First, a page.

Dann kam C&C 4 und machte so ziemlich alles falsch, was man hätte falsch machen können...

Ich hoffe, dass mal wieder so eine richtige RTS Perle auftaucht! ^^

User JiSiN

Mich macht es wahnsinnig, dass C&C Generals kein Nachfolger bekommt.
Kurz vor der Generals 2 Veröffentlichung, haben sie das ganze Projekt einfach abgeblasen.
Ein absolutes No-Go!

User darx

Ich hatte noch die Closed Beta Generals 2 gezockt.. ach hatte ich Vorfreude. Bin mehr als enttäuscht. Generals war mein absolut Lieblingsspiel. War in der ESL lange top 5 im 1on1. Sage und schreibe 15 Jahre ist dies her.


Ja eben... Gibt nicht mehr viele Spieleserien, die noch am Leben sind...
Traurig zum Nachlesen:

User david-cslu

Hinweis an die "Oldschool RTS Freak": Age of Empires II lebt wie nie zuvor!
Es finden regelmässig grössere Turniere statt die auf Twitch gecastet werden und die "HD"-Version auf Steam erlebte über Weihnachten/Neujahr (2018->2019) die höchste Zahl gleichzeitiger Spieler (seit HD-Release 2013).

Und was EA angeht, ist es ja seit bald 20 Jahren das selbe: Studio XY lanciert erfolgreiche Spieleserie. EA kauft Studio XY. Spieleserie fährt gegen die Wand.
(Für Studio XY lässt sich einsetzen: Westwood, Bullfrog, Maxis, Origin, Mythic, Phenomic, ...)

User reaper2k

ahh the feels :')

User s.lutz1988

Jetzt, wo EA C&C hinterrücks Eis kalt ermordet hat, könnte man doch Z wiederbeleben. EA hat schon so viele Game Serien und Entwickler auf dem gewissen, warum sind denn immer noch alle so dumm und verkaufen an diesen Parasiten und warum sind wir alle so dumm und kaufen diesem Saftladen immer alles ab. Die Games sind ja eh nicht der Bringer und Pay2Win noch obendrauf. EA sollte einfach von allen solange Boykotiert werden, bis ernsthaft eingelenkt wird oder dieser Laden (endlich) den Bach ab geht.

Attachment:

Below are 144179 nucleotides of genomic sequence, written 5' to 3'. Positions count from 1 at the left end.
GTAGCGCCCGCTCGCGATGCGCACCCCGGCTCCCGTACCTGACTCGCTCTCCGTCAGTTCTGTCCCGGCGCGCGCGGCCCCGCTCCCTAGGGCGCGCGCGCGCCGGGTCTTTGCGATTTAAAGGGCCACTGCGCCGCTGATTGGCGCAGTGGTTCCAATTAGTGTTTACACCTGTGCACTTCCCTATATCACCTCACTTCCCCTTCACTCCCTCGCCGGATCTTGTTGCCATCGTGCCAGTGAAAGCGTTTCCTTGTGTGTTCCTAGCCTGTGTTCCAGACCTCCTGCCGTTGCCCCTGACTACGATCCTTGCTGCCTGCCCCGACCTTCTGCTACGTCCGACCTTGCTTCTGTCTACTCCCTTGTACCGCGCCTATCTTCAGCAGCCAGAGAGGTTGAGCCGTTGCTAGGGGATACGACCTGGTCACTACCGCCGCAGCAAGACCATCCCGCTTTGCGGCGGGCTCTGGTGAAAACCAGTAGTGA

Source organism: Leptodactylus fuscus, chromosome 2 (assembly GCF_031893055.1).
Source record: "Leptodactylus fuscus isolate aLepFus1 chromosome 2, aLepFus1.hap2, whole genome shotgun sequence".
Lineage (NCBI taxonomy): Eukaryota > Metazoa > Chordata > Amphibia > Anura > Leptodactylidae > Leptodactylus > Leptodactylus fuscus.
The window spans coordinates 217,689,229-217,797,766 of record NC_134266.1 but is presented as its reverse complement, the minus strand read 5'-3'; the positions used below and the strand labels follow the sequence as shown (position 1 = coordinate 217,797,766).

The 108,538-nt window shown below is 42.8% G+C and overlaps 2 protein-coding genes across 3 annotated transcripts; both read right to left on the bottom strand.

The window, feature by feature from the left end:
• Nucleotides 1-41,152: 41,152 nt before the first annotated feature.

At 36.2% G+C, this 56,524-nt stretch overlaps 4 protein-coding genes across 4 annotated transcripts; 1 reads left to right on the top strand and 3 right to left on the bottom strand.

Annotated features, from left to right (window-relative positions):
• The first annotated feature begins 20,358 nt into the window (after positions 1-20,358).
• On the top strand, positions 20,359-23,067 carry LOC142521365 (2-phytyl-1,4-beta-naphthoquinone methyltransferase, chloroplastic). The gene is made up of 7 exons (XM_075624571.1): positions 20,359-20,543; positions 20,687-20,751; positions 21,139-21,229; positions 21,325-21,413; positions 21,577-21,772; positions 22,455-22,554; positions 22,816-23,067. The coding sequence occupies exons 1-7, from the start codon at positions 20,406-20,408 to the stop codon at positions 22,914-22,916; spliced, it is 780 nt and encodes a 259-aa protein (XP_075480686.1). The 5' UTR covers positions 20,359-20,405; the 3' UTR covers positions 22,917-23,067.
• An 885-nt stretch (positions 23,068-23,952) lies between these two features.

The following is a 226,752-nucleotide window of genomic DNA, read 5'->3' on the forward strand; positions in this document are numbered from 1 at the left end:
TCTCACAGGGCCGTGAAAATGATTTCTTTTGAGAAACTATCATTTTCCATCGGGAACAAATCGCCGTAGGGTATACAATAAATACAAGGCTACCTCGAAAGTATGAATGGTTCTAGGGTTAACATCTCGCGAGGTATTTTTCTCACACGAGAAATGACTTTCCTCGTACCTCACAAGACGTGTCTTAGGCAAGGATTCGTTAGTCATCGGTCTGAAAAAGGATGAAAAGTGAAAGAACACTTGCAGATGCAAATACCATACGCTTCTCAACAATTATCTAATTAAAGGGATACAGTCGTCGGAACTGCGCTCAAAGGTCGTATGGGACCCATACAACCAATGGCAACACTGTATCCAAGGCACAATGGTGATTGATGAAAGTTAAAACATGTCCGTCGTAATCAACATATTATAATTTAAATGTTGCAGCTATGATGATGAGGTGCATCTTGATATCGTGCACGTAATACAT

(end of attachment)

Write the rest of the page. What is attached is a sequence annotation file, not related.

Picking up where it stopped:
User RealMajor

boykott funktioniert hier leider nicht.. gilt das selbe wie bei pre-orders... solange keine kritische masse erreicht wird und dies bei video games real nie erreicht wird da das kundensegement jedes jahr von einen jahrgang neuer unkritischer kundschaft die geld für in-app purchases pre-orders und early-access und 1day-dlc ausgeben ;-) ergänzt wird... spricht für jeden der es boykottiert kommen 5 neue kiddies die für jeden sch... kohle rauswerfen '^ ^

User s.lutz1988

Ja Leider... Man müsste halt die Altersbeschränkungen durchsetzten, dann hätten wir Fünf Sechs Jahre Zeit um EA zu boykotieren. Das Problem ist, solange Papa/Mama zahlt, interessierts den 12 Jährigen Kevin nicht, ob er (seine Eltern) abgezockt wird (werden), sondern nur darum allen zu zeigen was für ein Krasser (Krass peinlicher) Hengst (Wallach) er doch ist, hätte aber ohne Pay2Win Null Chance2Win... Es liegt halt wiedereinmal an den Eltern. Ich denke manch Erziehungsbereichtigter würd den PC des Juniors direkt auf Ebay stellen, wenn sie wüssten, wie Asozial sich ihr Engelchen aufführt. Das nächste Problem ist dann aber wieder, dass die Games als Sündenbock für die Versäumnise der Eltern, der Gesellschaft und der Politik hinhalten müssen. Selbst macht man ja alles richtig, es sind immer die anderen Schuld...